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Classical Jurisprudence

Why should a modern person bother learning about ancient or medieval jurisprudence? Professor Robert George explores the timeless questions about law that were pondered by great thinkers across different times and cultures. The questions are still relevant today for those who want to understand the nature of law and its implications. https://youtube.com/watch?v=ZvNt7--BeVQ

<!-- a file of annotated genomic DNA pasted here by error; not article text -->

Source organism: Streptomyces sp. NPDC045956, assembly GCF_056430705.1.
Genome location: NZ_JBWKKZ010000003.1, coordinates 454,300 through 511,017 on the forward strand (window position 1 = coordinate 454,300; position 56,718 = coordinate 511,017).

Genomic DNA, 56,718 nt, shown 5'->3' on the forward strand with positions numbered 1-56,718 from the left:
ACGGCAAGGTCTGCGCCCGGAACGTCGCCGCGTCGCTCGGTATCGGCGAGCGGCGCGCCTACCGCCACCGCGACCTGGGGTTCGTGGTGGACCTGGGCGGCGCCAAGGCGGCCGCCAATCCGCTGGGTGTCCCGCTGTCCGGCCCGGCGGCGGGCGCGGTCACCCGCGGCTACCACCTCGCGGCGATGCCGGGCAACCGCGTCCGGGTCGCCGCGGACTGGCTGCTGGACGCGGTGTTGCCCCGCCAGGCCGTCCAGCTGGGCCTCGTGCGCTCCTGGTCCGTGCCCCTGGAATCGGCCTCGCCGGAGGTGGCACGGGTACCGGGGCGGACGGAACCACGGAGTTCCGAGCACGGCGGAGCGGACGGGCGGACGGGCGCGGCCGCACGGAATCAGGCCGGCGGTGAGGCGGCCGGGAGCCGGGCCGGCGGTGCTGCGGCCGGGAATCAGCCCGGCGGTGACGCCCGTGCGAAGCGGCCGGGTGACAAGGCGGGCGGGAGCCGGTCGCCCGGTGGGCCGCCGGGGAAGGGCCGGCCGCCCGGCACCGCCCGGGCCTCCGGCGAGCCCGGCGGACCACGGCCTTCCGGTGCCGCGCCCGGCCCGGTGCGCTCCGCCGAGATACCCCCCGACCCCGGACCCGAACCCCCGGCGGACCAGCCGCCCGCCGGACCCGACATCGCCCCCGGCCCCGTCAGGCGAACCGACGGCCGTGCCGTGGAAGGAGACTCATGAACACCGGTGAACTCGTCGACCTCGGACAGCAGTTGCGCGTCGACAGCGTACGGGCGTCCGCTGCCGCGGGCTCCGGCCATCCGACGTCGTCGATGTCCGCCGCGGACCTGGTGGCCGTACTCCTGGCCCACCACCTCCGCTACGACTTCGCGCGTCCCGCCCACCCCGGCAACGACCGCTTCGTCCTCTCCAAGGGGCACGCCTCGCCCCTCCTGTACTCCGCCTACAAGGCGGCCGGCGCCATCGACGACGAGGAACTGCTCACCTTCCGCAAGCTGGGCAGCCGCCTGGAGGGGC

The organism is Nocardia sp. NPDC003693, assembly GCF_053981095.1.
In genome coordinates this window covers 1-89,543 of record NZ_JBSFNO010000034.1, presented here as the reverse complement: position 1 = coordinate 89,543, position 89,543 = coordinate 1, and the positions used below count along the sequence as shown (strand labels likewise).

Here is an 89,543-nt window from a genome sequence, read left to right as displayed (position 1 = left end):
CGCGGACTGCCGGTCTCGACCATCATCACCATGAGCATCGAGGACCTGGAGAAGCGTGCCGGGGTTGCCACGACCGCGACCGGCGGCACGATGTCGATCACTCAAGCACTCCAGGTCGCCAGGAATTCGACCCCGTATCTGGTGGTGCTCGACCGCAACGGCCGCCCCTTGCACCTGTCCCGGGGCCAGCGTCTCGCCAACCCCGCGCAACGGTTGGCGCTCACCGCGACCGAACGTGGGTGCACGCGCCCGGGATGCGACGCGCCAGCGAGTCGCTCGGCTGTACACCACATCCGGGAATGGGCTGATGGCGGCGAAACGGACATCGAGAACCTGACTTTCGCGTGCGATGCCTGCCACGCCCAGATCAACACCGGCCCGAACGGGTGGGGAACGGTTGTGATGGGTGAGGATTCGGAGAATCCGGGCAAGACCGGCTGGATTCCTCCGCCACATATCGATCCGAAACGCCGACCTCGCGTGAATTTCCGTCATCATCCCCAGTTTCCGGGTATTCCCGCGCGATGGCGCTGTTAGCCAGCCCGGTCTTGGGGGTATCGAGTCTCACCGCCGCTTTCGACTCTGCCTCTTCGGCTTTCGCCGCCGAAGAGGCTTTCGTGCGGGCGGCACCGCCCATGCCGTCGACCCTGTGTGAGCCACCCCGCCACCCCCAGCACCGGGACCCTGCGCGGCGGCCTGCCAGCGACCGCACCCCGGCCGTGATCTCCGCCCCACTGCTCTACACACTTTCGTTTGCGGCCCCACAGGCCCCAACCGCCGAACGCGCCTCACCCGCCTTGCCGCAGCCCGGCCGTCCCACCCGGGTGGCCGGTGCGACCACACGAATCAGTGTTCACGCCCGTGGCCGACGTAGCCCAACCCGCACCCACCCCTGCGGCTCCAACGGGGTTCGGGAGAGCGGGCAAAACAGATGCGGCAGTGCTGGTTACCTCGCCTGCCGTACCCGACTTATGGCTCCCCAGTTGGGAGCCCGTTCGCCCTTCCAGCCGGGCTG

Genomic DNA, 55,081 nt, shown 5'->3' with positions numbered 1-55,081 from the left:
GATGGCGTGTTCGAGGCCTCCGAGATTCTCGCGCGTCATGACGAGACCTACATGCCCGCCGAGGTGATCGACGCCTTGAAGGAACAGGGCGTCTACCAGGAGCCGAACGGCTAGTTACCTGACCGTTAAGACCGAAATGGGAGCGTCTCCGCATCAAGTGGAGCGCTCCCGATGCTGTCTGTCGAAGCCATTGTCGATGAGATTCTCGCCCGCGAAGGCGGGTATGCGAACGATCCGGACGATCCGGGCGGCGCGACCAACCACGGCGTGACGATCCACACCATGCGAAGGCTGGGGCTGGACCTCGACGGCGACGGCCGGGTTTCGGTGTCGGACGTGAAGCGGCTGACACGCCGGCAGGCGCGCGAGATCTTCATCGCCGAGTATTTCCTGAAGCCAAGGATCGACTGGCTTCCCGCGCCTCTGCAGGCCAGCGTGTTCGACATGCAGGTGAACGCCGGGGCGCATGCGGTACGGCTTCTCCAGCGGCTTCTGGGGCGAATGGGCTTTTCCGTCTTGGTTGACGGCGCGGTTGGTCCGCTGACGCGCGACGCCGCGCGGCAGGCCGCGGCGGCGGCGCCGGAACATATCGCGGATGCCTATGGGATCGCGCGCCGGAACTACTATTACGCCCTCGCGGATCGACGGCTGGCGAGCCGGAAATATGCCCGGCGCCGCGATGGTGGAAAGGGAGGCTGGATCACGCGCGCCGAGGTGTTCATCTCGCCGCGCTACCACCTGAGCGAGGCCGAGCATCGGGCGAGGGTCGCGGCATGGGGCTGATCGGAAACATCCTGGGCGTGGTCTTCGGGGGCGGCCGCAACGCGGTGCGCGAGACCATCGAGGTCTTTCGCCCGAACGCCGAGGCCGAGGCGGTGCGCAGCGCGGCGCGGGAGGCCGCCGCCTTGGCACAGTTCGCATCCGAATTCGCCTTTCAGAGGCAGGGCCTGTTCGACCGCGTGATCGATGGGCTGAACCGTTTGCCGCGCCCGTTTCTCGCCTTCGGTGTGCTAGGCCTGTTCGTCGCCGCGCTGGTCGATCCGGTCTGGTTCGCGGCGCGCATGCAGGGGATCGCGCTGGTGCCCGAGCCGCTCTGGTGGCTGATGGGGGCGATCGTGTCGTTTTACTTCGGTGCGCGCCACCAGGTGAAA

Laws provide people with certain sorts of reasons for action. We make laws for reasons, we don't make them just arbitrarily. And the laws that we make, provide officials and citizens with reasons for doing this rather than that. Law is ubiquitous. We humans seem to not be able to get along without it. Anarchy is not an option for us. The consequences of anarchy are too dreadful, too unthinkable. So we opt for law. In part, we govern ourselves, we govern our affairs in part by law, and that raises all sorts of questions and they are properly philosophical questions. Those questions have been asked from the earliest days of philosophy. Plato gives us in his dialogues, in which of course Socrates features as the gadfly going around Athens, raising hard questions, philosophical questions. Some of those dialogues raise questions about law. The nature of law. The binding-ness of law. The relationship of law to morality, what makes law just or unjust. Plato's last dialogue is called The Laws. And of course, Aristotle, for example, in the Nicomachean Ethics and The Politics, is very interested in the question of law. Philosophical questions about law. The great Roman jurists are obviously interested in law and they're asking philosophical questions, some of the same questions that the Greeks were asking. Cicero, for example, the great Roman thinker, is asking philosophical questions about law. If we move forward to the Christian period, we see Saint Augustine talking about exploring among many, many other things, questions of law. And of course, preeminently in the late Middle Ages, the high Middle Ages, you have Saint Thomas Aquinas, very, very focused on questions of the nature of law. How is the law made? How should it be made? What is the relationship of law to other normative systems, to other concerns? What makes a law just, or unjust? What do we do, what should we do, in the face of unjust laws? Are we entitled simply to break unjust laws? Do unjust laws have no binding-ness for us? Do they not bind in conscience ever, or do they bind sometimes, but not other times? Is conscientious objection legitimate? Under what circumstances, is it legitimate? How about civil disobedience? Is it legitimate or under some circumstance? So law raises all sorts of questions. And look at the great religious traditions in which law figures very centrally. For example, in the Jewish tradition. Much of the great body of debate that is produced by the Jewish tradition is about the law. About how law applies, where it applies, are there exceptions, under what circumstances are there exceptions. The rabbis, and even before the rabbinic period, Jewish authorities are wrestling with philosophical questions about law. The same is true in the Islamic tradition, to cite another example. To the student today - please take this as a point of departure. It doesn’t mean that the ancient and medieval thinkers were right about everything. They weren't right about everything. They were wrong about some things. And of course, since they disagreed amongst themselves, they couldn't be right about everything. But they were asking many, many, many of the right questions and that's 99% of the battle getting the questions right. We won’t reach the right answers if we don’t ask the right questions. And those are questions that illuminate the landscape.

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